“It’s not what you know, it’s who you know.” This phrase is thrown around a lot, and while I wholeheartedly believe that you need to know what you are doing to get anywhere in life, it does hold some truth. Knowing the right people definitely has its advantages. That’s why in career services, we work hard to teach our students the importance of networking and what it can mean for their overall career.
“Networking allows us to expand beyond our immediate circle of friends and family and make connections that can help us move forward in all aspects of our lives, particularly our careers,” said Director of Career Services Elizabeth Disch. “Our classmate might not be the person who can hire us for our next job, for example, by they might know the person who can, and then introduce us. Without networking, we miss out on opportunities that are a perfect fit.”
Elizabeth and I both teach sections of the Career Capstone class, and this quarter we decided the best way for our students to grasp and truly understand the concept of networking professionally was to have them learn from some networking masters. We brought in some Madison area professionals, many of whom are also Chamber Ambassadors of the Greater Madison Chamber of Commerce, and who regularly attend dozens of networking events throughout the year, making them pros in the art of networking.
So what are some of the tips our students learned about networking?
1. Prepare a well-articulated elevator speech. An elevator speech is your 60-second introduction of yourself to someone new. For our students this meant listing their name, program, when they plan to graduate and why they chose that program.
2. Understand small talk. Small talk might seem like an easy thing for some people, but it can actually be pretty intimidating for those who aren’t used to talking to new people every day. We talked to our students about the different type of questions they can ask virtually anyone. Below is a brief list of some of these questions.
- What’s your name ?
- Where do you work? What do you do there? How did you get into that line of work?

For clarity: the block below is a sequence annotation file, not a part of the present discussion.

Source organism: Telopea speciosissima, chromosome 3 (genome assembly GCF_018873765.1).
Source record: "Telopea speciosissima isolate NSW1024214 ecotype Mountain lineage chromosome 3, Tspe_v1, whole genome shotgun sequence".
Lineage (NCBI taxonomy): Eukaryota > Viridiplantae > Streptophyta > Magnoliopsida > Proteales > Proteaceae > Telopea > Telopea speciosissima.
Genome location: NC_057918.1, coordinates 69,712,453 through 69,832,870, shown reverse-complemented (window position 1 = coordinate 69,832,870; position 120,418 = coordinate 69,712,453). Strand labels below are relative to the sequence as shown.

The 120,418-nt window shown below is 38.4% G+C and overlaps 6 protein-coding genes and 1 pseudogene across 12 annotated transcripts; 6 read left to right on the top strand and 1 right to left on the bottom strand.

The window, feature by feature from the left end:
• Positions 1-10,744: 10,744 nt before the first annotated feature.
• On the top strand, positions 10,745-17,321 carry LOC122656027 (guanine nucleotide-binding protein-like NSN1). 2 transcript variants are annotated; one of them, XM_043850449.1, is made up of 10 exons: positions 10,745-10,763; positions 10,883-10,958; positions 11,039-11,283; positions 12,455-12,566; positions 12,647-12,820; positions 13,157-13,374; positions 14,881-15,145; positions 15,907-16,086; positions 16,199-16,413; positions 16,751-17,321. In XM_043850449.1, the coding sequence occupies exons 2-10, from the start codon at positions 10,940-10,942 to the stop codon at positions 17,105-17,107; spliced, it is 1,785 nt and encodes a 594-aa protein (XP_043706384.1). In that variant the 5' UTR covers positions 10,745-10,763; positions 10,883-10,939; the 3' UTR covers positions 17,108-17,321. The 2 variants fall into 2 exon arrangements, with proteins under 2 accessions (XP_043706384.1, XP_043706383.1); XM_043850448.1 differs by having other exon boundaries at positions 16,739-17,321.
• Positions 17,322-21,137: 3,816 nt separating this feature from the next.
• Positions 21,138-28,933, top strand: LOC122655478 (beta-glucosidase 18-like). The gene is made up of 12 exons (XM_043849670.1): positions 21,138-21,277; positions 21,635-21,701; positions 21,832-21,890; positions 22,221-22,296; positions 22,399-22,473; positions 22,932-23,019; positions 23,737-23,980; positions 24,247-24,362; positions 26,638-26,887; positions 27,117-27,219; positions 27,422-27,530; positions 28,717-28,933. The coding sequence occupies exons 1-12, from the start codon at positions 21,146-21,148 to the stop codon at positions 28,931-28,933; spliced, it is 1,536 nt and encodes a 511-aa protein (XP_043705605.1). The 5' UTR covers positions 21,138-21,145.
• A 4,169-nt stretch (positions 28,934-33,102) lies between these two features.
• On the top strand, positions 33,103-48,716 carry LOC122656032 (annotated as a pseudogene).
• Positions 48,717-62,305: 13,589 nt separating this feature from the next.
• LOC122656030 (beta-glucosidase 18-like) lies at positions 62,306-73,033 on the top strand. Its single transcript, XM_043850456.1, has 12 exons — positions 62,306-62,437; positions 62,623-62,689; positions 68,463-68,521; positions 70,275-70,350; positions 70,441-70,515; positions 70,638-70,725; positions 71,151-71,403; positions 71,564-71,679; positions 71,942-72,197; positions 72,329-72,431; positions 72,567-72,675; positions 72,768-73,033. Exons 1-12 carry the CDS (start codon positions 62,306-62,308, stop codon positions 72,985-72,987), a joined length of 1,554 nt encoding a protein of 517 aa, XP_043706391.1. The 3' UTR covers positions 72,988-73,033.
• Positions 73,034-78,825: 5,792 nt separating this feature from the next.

- Are you from this area? Did you grown up around here? Why/How did you choose to move here?
- What do you like to do when you aren’t working or networking?
- Do you enjoy traveling? Where was your last vacation?
These questions can spur a lot more conversation.
3. Listen to the person you are talking to. Networking is a two-way street. You want the person you are talking to, to listen to you, so you should, in turn, listen to them. You never know what you might be able to do for them or what they might be able to do for you.
4. Follow up. After you meet someone, follow up through an email or personalized LinkedIn message to connect with them again. Let them know it was nice to meet them and that you would like to stay connected. This is also a great time to bring up anything specific you might have talked about. If you don’t follow up, it can be almost as if the connection never happened.
“It was totally easier than expected,” said massage therapy student Monica Bullen about the networking experience. “The people made it easy, they were all friendly and open and because of that, I was able to learn more than if they were more reserved and closed off. I suggest everyone try this at least once if not more!”
“It was a great learning experience to be able to sit down with employers for each of our career fields and get some great practice,” said massage therapy student Caroline Allen. “I feel a little more prepared to get out and network in the real world. It was great to get my feet wet in networking.”
Criminal justice student Renee Scovill said, “The experience of networking is always helpful no matter what setting it is in. You never know who that person knows or what access they may have that could help you with gaining experience for a job. Networking can be scary at times, but the more you do it, the easier it is, and it is also a great way to meet people.”